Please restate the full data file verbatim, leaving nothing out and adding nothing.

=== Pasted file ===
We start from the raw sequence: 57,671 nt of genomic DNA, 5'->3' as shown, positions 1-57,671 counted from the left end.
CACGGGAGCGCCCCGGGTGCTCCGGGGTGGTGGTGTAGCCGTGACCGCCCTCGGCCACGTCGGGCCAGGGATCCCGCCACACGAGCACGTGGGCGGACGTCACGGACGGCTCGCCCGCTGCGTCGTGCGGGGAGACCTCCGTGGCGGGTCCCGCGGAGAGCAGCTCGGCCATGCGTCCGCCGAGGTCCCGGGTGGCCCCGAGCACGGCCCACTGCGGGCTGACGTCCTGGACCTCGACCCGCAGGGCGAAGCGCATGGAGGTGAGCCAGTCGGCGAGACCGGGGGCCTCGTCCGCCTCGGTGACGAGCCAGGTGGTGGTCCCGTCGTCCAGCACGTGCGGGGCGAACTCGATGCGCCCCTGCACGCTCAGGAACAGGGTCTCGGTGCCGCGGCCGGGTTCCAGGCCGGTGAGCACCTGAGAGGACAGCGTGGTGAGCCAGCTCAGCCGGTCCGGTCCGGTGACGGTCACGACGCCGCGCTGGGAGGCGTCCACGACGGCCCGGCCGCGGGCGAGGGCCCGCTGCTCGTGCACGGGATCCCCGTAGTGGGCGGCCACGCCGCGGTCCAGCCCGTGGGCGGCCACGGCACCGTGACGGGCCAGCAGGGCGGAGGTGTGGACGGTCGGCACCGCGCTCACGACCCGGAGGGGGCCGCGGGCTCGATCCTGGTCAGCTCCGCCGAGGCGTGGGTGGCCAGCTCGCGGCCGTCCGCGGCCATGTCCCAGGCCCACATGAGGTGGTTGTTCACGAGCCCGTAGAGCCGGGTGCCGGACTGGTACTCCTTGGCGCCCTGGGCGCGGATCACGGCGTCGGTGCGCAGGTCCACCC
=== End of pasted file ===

We start from the raw sequence: 57,671 nt of genomic DNA, 5'->3' as shown, positions 1-57,671 counted from the left end.
CACGGGAGCGCCCCGGGTGCTCCGGGGTGGTGGTGTAGCCGTGACCGCCCTCGGCCACGTCGGGCCAGGGATCCCGCCACACGAGCACGTGGGCGGACGTCACGGACGGCTCGCCCGCTGCGTCGTGCGGGGAGACCTCCGTGGCGGGTCCCGCGGAGAGCAGCTCGGCCATGCGTCCGCCGAGGTCCCGGGTGGCCCCGAGCACGGCCCACTGCGGGCTGACGTCCTGGACCTCGACCCGCAGGGCGAAGCGCATGGAGGTGAGCCAGTCGGCGAGACCGGGGGCCTCGTCCGCCTCGGTGACGAGCCAGGTGGTGGTCCCGTCGTCCAGCACGTGCGGGGCGAACTCGATGCGCCCCTGCACGCTCAGGAACAGGGTCTCGGTGCCGCGGCCGGGTTCCAGGCCGGTGAGCACCTGAGAGGACAGCGTGGTGAGCCAGCTCAGCCGGTCCGGTCCGGTGACGGTCACGACGCCGCGCTGGGAGGCGTCCACGACGGCCCGGCCGCGGGCGAGGGCCCGCTGCTCGTGCACGGGATCCCCGTAGTGGGCGGCCACGCCGCGGTCCAGCCCGTGGGCGGCCACGGCACCGTGACGGGCCAGCAGGGCGGAGGTGTGGACGGTCGGCACCGCGCTCACGACCCGGAGGGGGCCGCGGGCTCGATCCTGGTCAGCTCCGCCGAGGCGTGGGTGGCCAGCTCGCGGCCGTCCGCGGCCATGTCCCAGGCCCACATGAGGTGGTTGTTCACGAGCCCGTAGAGCCGGGTGCCGGACTGGTACTCCTTGGCGCCCTGGGCGCGGATCACGGCGTCGGTGCGCAGGTCCACCC